The hens in this yard bring their keeper to a place of peace and reflection.
Finding zen with hens.
In Japan, a walk through the woods is also known as forest bathing, which refers to the therapeutic practice of taking in the sights, smells and sounds of the wilderness. In essence, the hiker is bathing in the woods. This activity, as many a lover of the outdoors can attest, offers immuneboosting and stressrelieving benefits.
On my homestead in central New York, we regularly engage in chicken bathing. This does not mean giving our feathered friends a good washing, but instead is our name for time spent in the chicken yard with the Brahmas, Buff Orpingtons, Ameraucanas, Barred Plymouth Rocks and Rhode Island Reds. The chickens’ fenced-in yard provides plenty of room for them to roam, with a few chairs scattered about for humans to sit and offer treats or take in the sights, smells and sounds.
For there’s something about spending time with chickens in their natural environment that soothes the soul. Perhaps it is their quirky personalities, how one chicken’s call can stand out. (Our loudest hen is Jellybean.)
Or maybe it’s how they follow behind us like ducklings, how leading them across the grass can make one feel as important as Moses guiding his flock.
Their confounding dumbness is endearing, too: the way they plop down at night, one hen atop another, on a ramp leading to a closed coop door, when only two feet away another door is wide open. And there’s the obvious: their miraculous daily eggs.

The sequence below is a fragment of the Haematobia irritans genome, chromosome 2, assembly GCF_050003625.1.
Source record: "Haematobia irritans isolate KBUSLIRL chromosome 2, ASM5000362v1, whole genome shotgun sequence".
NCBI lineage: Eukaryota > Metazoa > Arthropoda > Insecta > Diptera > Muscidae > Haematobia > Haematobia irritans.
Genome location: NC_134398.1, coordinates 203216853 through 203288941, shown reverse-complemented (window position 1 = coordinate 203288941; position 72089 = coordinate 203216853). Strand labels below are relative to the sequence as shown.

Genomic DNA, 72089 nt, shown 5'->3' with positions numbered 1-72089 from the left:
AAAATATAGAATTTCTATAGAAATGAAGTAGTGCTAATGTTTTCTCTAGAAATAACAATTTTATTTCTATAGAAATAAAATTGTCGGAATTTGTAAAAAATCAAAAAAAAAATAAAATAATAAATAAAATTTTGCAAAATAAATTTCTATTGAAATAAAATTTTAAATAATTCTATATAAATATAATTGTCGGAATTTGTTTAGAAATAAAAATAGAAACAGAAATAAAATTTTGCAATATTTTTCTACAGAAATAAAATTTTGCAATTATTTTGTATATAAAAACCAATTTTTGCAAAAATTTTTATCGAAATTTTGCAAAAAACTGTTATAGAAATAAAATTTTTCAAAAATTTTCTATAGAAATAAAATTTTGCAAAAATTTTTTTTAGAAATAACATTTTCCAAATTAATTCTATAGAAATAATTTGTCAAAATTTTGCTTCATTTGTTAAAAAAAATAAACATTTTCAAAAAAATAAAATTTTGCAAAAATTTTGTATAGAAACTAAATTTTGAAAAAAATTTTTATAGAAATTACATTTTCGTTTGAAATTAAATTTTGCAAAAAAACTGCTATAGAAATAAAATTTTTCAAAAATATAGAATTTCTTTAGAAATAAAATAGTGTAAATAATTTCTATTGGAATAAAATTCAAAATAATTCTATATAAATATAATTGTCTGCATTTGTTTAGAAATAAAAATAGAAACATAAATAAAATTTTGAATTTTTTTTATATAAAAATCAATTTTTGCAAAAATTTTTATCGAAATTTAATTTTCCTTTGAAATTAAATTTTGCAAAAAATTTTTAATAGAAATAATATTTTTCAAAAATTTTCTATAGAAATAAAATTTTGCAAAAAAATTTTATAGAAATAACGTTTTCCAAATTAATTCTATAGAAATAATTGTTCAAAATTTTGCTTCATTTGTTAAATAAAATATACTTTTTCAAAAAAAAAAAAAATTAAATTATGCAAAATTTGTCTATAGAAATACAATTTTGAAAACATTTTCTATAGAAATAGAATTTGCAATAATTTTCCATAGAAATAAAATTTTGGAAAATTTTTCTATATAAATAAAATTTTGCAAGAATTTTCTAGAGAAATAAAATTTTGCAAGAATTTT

All of these qualities are part of the chicken charm, but there’s something else, something that leads me to promise you this: Spend just 15 minutes “bathing” in the yard, and you’ll experience moments of wonder.
Our docile Buff Orpington, Sunny, may be foraging through the weeds, her fluffy blond- feathered butt in the air, and in an instant, she’s chasing a wren from her territory like a velociraptor after its prey. Look deep into chickens’ yellow eyes, observe their scaly clawed feet, and you, too, will believe they descended from dinosaurs. Fall asleep in their yard, and they might peck you to death, in their innocent, being-a-chicken way.
And so maybe this feathered contradiction of domestication and wildness is what draws the chicken lover to spend a few extra minutes in the yard. No one in the know will question you when you say you’re going out to check the chickens and you’re gone for an hour.
There’s no age restriction for chicken bathing. In sixth grade, my daughter wrote an essay about our chickens to document a year spent experiencing their wonder. All you need are a few hens and space for them to be their natural chicken selves, and you have access to some of the best therapy in the world.
Spend just 15 minutes “bathing” in the yard, and you’ll experience moments of wonder.
Time spent with Stripes, a Silver Laced Wyandotte, soothes the soul.
For Becky Sernett and her
daughter, Amanda, hanging out with hens like Lily, a Light Brahma (below), is great therapy.